In Forecasting Hurricane Dorian, Models Fell Short
Hurricane forecasters and the models they depend on failed to anticipate the strength and impact of last year's deadliest storm. Hurricane Dorian caused catastrophic damage to islands in the Northern Bahamas, killing more than 200 people and causing billions of dollars in damage.
A new report from the National Hurricane Center studied the storm's formation and development and how well meteorologists did predicting its track and intensity. The verdict? Meteorologists did not do a good job predicting Dorian's formation. Dorian began as a small disturbance in an area in the Caribbean with dry air, which tends to suppress hurricane formation. The European computer model, the one that's been most reliable in recent years, failed to predict its formation. Another model, the GFS, predicted it would form much further east.
As it began to take shape, forecasters were unable to determine where the storm's center would be. The head of the National Hurricane Center, Ken Graham said, "Dorian's forecast was extremely difficult because we were tracking three centers." One early track for Dorian had it crossing over Hispaniola where high mountains were expected to tear the storm apart. Another showed it heading toward Florida. The surprise came when, as Dorian formed, its track shifted to the right. Graham said, "That means less interaction with land, warm water (and) more time to get geared up and stronger and eventually reach Category 5 strength before reaching the northwestern Bahamas."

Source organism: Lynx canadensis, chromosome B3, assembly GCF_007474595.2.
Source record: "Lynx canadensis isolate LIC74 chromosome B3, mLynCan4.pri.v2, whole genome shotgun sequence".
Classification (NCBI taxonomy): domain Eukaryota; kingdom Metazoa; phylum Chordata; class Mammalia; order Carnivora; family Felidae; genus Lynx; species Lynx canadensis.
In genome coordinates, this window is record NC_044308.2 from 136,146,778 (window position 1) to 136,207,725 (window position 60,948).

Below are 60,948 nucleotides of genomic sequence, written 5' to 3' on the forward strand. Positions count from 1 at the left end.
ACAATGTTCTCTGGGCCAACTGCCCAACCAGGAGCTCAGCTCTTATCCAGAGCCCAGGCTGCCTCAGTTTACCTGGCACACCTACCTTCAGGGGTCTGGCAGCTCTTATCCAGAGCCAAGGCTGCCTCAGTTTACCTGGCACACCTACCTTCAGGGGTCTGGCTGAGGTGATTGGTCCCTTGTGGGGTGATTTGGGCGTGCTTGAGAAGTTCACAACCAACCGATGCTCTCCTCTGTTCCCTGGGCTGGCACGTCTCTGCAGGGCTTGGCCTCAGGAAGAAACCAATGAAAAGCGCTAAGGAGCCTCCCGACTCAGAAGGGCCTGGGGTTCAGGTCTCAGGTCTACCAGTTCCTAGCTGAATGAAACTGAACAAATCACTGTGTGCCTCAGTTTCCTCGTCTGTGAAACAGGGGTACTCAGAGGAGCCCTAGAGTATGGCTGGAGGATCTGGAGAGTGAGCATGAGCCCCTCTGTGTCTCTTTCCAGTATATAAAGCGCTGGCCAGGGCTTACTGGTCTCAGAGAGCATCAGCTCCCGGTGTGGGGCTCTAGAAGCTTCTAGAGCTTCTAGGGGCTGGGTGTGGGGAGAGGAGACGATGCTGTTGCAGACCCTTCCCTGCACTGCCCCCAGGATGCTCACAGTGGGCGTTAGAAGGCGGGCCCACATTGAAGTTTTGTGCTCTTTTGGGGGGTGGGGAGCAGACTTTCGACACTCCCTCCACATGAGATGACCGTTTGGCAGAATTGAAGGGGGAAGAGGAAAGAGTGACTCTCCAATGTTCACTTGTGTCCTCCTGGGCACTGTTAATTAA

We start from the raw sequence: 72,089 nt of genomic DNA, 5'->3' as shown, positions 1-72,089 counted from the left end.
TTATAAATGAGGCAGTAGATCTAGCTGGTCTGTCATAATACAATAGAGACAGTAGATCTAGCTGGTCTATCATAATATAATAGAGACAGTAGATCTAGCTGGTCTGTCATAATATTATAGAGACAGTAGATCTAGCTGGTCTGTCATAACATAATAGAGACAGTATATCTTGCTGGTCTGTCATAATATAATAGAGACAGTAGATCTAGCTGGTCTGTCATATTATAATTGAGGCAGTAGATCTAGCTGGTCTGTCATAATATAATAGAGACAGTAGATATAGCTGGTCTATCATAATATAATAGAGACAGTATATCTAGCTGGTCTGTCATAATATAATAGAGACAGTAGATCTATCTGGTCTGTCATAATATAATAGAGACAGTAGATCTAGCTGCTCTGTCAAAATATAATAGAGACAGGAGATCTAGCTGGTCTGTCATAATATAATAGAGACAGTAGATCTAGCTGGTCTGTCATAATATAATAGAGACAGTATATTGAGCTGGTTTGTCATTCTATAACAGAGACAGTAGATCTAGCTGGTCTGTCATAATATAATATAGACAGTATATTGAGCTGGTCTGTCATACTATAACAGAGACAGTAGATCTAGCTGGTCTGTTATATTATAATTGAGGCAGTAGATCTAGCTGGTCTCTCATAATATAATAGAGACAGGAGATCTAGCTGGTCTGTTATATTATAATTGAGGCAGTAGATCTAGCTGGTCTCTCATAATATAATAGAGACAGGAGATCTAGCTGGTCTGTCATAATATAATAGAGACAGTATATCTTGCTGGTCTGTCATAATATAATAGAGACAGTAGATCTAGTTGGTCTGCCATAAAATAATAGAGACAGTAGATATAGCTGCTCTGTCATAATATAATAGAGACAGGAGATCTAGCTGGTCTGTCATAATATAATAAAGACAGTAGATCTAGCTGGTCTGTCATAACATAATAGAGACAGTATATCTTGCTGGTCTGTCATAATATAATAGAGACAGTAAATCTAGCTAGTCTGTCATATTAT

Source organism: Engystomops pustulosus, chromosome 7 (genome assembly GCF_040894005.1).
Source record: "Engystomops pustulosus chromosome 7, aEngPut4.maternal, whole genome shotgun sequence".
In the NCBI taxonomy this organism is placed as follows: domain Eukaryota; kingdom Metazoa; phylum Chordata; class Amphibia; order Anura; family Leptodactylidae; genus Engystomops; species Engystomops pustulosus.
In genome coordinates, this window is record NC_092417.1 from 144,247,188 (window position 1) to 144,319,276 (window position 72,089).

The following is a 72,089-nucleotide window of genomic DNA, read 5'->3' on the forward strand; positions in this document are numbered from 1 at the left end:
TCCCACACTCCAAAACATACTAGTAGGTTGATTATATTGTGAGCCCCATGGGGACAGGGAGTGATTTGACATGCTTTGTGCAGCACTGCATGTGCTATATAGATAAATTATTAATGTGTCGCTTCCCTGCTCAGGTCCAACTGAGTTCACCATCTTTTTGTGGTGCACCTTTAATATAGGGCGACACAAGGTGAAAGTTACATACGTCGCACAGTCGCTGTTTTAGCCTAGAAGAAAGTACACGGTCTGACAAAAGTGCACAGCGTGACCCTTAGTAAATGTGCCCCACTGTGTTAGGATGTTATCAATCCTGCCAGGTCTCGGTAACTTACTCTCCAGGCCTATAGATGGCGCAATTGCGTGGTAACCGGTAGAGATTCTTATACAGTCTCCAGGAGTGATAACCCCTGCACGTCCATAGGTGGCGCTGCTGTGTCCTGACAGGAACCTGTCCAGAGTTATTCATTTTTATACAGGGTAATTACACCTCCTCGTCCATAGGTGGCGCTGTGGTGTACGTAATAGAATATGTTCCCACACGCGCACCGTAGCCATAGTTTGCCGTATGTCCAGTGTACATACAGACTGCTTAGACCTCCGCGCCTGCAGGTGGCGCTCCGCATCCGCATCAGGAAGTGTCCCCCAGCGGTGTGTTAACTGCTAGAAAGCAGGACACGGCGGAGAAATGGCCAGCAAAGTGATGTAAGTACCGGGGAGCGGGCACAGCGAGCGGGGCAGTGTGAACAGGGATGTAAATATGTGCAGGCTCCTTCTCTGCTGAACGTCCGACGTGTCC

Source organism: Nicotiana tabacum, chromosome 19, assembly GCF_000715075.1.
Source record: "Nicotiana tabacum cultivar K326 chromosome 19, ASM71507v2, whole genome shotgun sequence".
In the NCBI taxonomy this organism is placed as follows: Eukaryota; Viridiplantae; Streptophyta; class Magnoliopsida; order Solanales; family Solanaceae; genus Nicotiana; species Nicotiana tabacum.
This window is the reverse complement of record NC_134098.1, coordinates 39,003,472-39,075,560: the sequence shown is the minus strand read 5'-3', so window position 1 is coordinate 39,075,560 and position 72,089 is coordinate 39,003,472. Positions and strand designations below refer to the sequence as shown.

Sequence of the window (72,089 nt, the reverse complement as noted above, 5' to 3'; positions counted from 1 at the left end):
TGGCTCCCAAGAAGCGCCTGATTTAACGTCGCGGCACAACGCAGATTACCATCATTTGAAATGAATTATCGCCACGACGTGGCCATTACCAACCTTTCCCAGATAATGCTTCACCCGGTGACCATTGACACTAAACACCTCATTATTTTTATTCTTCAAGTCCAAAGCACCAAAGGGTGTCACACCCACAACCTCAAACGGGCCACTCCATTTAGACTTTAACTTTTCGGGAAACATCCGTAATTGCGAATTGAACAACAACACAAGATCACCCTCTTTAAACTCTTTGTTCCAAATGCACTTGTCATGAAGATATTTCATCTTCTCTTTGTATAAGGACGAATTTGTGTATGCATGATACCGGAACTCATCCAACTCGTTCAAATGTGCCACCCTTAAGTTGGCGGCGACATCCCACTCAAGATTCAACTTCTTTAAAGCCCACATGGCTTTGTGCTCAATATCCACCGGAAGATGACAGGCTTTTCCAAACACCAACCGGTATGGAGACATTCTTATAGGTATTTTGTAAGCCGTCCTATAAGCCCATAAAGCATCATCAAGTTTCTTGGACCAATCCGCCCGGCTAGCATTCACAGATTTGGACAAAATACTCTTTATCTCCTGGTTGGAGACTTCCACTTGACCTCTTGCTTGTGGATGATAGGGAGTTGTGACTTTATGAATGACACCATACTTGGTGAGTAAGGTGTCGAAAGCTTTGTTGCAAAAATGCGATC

After the formation stage, the NHC report said forecasters mostly got the storm's track right. Where forecasters and the computer models fell short was predicting Dorian's intensity. None of the models anticipated Dorian would strengthen into a catastrophic Category 5 storm with sustained wind speeds as high as 185 miles per hour. Although some models and the official NHC forecast indicated Dorian's forward motion would slow as it neared the Bahamas, none predicted the storm would stall there, pounding Great Abaco for several hours with intense winds and subjecting it to tropical storm force winds for three days. More than 29-thousand people left homeless on Abaco and Grand Bahama Island and total damage from Dorian was estimated at $3.4 billion.
Dorian was the strongest hurricane in modern records to make landfall in the Bahamas. The name Dorian may eventually be retired. The World Meteorological Organization (WMO) which maintains the list of names assigned to hurricanes, routinely retires the names of the most devastating storms. But this year, because of the coronavirus pandemic, the WMO held its annual meeting his year by video conference, and won't make decisions about which names will be retired until next year.
Copyright 2020 NPR. To see more, visit https://www.npr.org.